When students can’t list their strengths as a writer, it negatively impacts their confidence, and this can have a damaging snowball effect as, ‘children with low self-confidence as writers generally dislike writing (Boscolo et al. 2012). They believe they cannot improve and therefore do not seek writing advice. They write the minimum required, have low aspirations, feel a sense of learned helplessness, and show little commitment to writing projects’ (Young and Ferguson, 2021).

The more you know about the qualities of good writing, the easier it will be to identify them in your students’ writing.

So is admiring the same as praising?

No. The admiring lens is not a synonym for praise.

Firstly, praise is unspecific:

  • “Well done! You’ve done a great job!”
  • “You’re such a great writer.”

In addition, it reinforces a fixed-mindset, where students fall into the trap of believing people are either born good writers or they aren’t…and it’s just dumb luck which camp you fall into. Praise doesn’t tell the writer what they should keep doing more of and it doesn’t reinforce their self-efficacy as writers (or, what some people refer to as self-belief).

The admiring lens, on the other hand, is focused on highlighting the specific skills and strategies your writers are using:

  • “Wow! You’ve shown great use of detail here; By adding the character’s thoughts you’ve helped to me imagine how they would be feeling in this situation.”
  • “I felt I could really hear your writer’s voice when you were explaining … your passion and knowledge here is clear and it made me want to keep reading.”

Admiring promotes a growth-mindset in your students; that is, the belief that they have control over their own development as a writer. This sense of agency is critically important to aspiring writers, as ‘students who believe they have more personal control of their own learning and behaviour are more likely to do well and achieve at a higher level than students who do not feel in control’ (Pintrich, 2003).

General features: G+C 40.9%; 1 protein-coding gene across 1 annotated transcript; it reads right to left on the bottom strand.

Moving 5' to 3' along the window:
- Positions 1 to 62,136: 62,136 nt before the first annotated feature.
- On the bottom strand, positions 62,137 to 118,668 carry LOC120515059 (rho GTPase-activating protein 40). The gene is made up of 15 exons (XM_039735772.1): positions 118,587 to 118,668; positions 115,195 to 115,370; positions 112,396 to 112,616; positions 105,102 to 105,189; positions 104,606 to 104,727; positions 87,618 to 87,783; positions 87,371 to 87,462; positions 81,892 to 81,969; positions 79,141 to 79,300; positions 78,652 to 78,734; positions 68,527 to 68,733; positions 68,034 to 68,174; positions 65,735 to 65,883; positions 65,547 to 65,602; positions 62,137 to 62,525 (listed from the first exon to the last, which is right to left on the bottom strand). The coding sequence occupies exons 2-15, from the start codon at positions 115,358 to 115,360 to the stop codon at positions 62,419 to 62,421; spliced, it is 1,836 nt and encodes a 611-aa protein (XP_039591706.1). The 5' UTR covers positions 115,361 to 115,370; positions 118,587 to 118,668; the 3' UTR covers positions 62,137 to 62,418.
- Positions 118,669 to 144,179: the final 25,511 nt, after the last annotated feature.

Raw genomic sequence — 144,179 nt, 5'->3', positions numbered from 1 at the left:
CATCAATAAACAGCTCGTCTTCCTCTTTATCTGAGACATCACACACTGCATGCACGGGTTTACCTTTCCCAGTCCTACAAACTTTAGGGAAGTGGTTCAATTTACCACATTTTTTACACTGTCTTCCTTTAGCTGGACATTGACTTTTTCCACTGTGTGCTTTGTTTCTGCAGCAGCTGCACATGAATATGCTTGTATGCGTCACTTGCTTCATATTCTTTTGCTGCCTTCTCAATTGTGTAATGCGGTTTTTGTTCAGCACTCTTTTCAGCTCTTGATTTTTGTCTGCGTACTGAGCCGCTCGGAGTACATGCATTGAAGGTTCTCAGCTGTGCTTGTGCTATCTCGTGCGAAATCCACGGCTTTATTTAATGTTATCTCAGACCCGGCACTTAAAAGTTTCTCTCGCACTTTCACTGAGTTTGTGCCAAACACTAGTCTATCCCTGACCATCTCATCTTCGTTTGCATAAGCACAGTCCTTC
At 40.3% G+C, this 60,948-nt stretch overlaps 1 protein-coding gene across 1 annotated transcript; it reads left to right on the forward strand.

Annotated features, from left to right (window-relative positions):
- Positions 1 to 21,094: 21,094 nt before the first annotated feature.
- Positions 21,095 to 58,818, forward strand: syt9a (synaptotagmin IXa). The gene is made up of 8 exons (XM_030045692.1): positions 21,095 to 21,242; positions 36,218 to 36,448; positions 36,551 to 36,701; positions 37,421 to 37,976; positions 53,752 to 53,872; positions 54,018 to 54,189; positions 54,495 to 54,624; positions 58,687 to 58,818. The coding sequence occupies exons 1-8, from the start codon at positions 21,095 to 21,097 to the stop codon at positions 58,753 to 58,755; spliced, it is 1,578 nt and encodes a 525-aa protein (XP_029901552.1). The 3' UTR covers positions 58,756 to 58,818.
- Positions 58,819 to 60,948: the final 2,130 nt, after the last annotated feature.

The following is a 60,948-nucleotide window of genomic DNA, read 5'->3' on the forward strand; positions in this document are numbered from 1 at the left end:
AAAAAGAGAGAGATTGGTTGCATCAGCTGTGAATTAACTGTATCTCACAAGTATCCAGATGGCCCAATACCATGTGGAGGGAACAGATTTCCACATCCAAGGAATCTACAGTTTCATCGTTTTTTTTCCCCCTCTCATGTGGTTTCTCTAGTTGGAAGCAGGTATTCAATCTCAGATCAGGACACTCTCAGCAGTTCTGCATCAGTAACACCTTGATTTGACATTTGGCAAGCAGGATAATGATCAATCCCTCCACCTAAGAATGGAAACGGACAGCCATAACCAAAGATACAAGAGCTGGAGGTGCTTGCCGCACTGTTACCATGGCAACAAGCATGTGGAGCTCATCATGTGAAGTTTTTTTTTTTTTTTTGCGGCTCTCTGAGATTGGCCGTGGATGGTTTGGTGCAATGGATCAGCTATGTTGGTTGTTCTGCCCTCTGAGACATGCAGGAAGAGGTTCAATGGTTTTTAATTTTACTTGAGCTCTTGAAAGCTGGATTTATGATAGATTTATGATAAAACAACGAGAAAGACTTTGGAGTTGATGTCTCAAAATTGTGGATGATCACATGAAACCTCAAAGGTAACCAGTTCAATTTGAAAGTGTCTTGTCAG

(FYI- If you struggle to name the specifics in student writing I recommended you consider signing up to the Writing Traits Masterclass).

Tips for using the admiring lens:

  • Be specific! If something’s working well in a student’s piece of writing, name exactly what it is (so they’ll know to do more of it when they go to write next time.)
  • The admiring lens isn’t just for student writing. You can (and should) use it in all areas of teaching. It’s about reminding yourself to search for the strengths, before you launch into problem solving mode.
    • What’s working well for this student?
    • What does this student already know?
    • What don’t I need to teach them?
  • Don’t forget to use the admiring lens on yourself! Search for your own strengths. When reflecting on a lesson or a change initiative or at the end of a long day of teaching, focus on what worked well (the wins) first! Don’t be tempted into heading straight for the deficit lens and wallowing in the losses. There’s a lot to be gained by examining the wins (no matter how small).

Do you use the admiring lens with students? How do you keep yourself from slipping into deficit lens mode? Share your ideas in the comments below or on the Oz Lit Teacher Facebook group.

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References:

  • Bomer, K., 2010. Hidden gems. Portsmouth: Heinemann.
  • Goldberg, G., 2016. Mindsets & Moves. Thousand Oaks: Corwin.
  • Pintrich, P., 2003. A Motivational Science Perspective on the Role of Student Motivation in Learning and Teaching Contexts. Journal of Educational Psychology, 95(4), pp.667-686.
  • Young, R. and Ferguson, F., 2021. Writing for Pleasure. Oxon: Routledge.